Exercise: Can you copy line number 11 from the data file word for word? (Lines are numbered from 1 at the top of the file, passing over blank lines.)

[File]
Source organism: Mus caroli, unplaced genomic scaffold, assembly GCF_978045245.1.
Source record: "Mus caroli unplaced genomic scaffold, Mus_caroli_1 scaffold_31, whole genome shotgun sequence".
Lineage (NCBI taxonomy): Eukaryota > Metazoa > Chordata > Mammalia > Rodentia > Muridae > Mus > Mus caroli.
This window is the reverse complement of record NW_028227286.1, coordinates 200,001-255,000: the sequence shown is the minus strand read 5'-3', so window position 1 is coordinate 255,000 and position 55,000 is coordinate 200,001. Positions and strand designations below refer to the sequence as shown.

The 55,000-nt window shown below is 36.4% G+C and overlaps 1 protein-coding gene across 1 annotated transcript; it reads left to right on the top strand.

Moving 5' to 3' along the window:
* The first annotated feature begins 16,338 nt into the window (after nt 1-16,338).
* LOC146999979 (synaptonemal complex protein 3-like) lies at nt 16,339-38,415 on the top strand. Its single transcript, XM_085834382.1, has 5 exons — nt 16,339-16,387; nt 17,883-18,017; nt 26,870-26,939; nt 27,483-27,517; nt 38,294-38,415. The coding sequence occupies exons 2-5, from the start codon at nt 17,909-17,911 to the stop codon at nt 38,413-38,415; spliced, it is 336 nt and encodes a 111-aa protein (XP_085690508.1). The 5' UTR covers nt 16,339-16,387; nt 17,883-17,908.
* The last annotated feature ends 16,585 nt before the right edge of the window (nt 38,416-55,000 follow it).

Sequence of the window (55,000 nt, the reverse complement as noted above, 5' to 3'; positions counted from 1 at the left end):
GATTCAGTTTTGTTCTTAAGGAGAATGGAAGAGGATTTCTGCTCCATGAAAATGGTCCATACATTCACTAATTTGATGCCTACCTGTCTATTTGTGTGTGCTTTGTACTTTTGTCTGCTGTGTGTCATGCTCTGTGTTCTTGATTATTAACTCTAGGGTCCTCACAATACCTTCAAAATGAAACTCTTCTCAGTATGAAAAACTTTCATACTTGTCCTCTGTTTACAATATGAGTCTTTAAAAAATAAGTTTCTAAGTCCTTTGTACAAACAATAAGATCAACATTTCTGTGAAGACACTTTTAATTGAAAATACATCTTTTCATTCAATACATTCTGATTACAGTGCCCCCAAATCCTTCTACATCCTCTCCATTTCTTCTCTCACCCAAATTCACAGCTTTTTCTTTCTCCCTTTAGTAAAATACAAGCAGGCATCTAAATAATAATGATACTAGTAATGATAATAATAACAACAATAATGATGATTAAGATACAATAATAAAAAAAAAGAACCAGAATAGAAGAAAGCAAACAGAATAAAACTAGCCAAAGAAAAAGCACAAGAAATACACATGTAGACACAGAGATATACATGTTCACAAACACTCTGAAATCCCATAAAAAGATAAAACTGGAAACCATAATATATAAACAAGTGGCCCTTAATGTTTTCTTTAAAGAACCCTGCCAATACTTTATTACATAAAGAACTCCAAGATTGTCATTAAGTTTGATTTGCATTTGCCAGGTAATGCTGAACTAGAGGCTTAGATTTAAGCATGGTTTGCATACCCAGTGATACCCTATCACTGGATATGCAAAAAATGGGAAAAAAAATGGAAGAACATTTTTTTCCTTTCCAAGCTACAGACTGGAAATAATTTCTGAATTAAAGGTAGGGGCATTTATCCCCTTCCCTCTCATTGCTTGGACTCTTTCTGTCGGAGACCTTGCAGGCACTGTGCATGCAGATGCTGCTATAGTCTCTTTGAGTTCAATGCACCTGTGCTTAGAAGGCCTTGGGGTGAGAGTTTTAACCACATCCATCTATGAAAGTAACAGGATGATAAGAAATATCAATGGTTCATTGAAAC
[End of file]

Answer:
GATTCAGTTTTGTTCTTAAGGAGAATGGAAGAGGATTTCTGCTCCATGAAAATGGTCCATACATTCACTAATTTGATGCCTACCTGTCTATTTGTGTGTGCTTTGTACTTTTGTCTGCTGTGTGTCATGCTCTGTGTTCTTGATTATTAACTCTAGGGTCCTCACAATACCTTCAAAATGAAACTCTTCTCAGTATGAAAAACTTTCATACTTGTCCTCTGTTTACAATATGAGTCTTTAAAAAATAAGTTTCTAAGTCCTTTGTACAAACAATAAGATCAACATTTCTGTGAAGACACTTTTAATTGAAAATACATCTTTTCATTCAATACATTCTGATTACAGTGCCCCCAAATCCTTCTACATCCTCTCCATTTCTTCTCTCACCCAAATTCACAGCTTTTTCTTTCTCCCTTTAGTAAAATACAAGCAGGCATCTAAATAATAATGATACTAGTAATGATAATAATAACAACAATAATGATGATTAAGATACAATAATAAAAAAAAAGAACCAGAATAGAAGAAAGCAAACAGAATAAAACTAGCCAAAGAAAAAGCACAAGAAATACACATGTAGACACAGAGATATACATGTTCACAAACACTCTGAAATCCCATAAAAAGATAAAACTGGAAACCATAATATATAAACAAGTGGCCCTTAATGTTTTCTTTAAAGAACCCTGCCAATACTTTATTACATAAAGAACTCCAAGATTGTCATTAAGTTTGATTTGCATTTGCCAGGTAATGCTGAACTAGAGGCTTAGATTTAAGCATGGTTTGCATACCCAGTGATACCCTATCACTGGATATGCAAAAAATGGGAAAAAAAATGGAAGAACATTTTTTTCCTTTCCAAGCTACAGACTGGAAATAATTTCTGAATTAAAGGTAGGGGCATTTATCCCCTTCCCTCTCATTGCTTGGACTCTTTCTGTCGGAGACCTTGCAGGCACTGTGCATGCAGATGCTGCTATAGTCTCTTTGAGTTCAATGCACCTGTGCTTAGAAGGCCTTGGGGTGAGAGTTTTAACCACATCCATCTATGAAAGTAACAGGATGATAAGAAATATCAATGGTTCATTGAAAC